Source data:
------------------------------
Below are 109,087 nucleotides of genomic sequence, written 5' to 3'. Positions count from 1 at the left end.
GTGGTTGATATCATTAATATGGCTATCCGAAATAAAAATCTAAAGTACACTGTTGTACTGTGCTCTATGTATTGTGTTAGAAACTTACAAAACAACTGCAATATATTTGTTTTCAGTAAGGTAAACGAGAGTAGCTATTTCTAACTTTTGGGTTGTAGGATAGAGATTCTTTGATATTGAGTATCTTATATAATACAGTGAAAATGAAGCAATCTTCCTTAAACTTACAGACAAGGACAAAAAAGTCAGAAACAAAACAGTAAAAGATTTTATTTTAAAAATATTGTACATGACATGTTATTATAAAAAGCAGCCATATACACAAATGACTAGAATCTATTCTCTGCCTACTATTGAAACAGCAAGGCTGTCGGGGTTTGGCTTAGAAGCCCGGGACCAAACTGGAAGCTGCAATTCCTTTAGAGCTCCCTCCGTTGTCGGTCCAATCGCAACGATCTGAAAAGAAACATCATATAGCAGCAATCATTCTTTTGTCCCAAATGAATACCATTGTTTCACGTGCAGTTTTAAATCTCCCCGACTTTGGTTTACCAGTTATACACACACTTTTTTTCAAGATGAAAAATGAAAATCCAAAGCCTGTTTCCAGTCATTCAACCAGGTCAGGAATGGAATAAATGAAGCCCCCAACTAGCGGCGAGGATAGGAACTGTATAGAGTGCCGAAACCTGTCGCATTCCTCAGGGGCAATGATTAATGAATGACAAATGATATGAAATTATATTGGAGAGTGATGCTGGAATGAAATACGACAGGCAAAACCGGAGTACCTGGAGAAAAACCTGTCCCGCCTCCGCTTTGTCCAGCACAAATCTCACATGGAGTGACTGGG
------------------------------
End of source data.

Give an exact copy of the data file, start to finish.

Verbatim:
Below are 109,087 nucleotides of genomic sequence, written 5' to 3'. Positions count from 1 at the left end.
GTGGTTGATATCATTAATATGGCTATCCGAAATAAAAATCTAAAGTACACTGTTGTACTGTGCTCTATGTATTGTGTTAGAAACTTACAAAACAACTGCAATATATTTGTTTTCAGTAAGGTAAACGAGAGTAGCTATTTCTAACTTTTGGGTTGTAGGATAGAGATTCTTTGATATTGAGTATCTTATATAATACAGTGAAAATGAAGCAATCTTCCTTAAACTTACAGACAAGGACAAAAAAGTCAGAAACAAAACAGTAAAAGATTTTATTTTAAAAATATTGTACATGACATGTTATTATAAAAAGCAGCCATATACACAAATGACTAGAATCTATTCTCTGCCTACTATTGAAACAGCAAGGCTGTCGGGGTTTGGCTTAGAAGCCCGGGACCAAACTGGAAGCTGCAATTCCTTTAGAGCTCCCTCCGTTGTCGGTCCAATCGCAACGATCTGAAAAGAAACATCATATAGCAGCAATCATTCTTTTGTCCCAAATGAATACCATTGTTTCACGTGCAGTTTTAAATCTCCCCGACTTTGGTTTACCAGTTATACACACACTTTTTTTCAAGATGAAAAATGAAAATCCAAAGCCTGTTTCCAGTCATTCAACCAGGTCAGGAATGGAATAAATGAAGCCCCCAACTAGCGGCGAGGATAGGAACTGTATAGAGTGCCGAAACCTGTCGCATTCCTCAGGGGCAATGATTAATGAATGACAAATGATATGAAATTATATTGGAGAGTGATGCTGGAATGAAATACGACAGGCAAAACCGGAGTACCTGGAGAAAAACCTGTCCCGCCTCCGCTTTGTCCAGCACAAATCTCACATGGAGTGACTGGG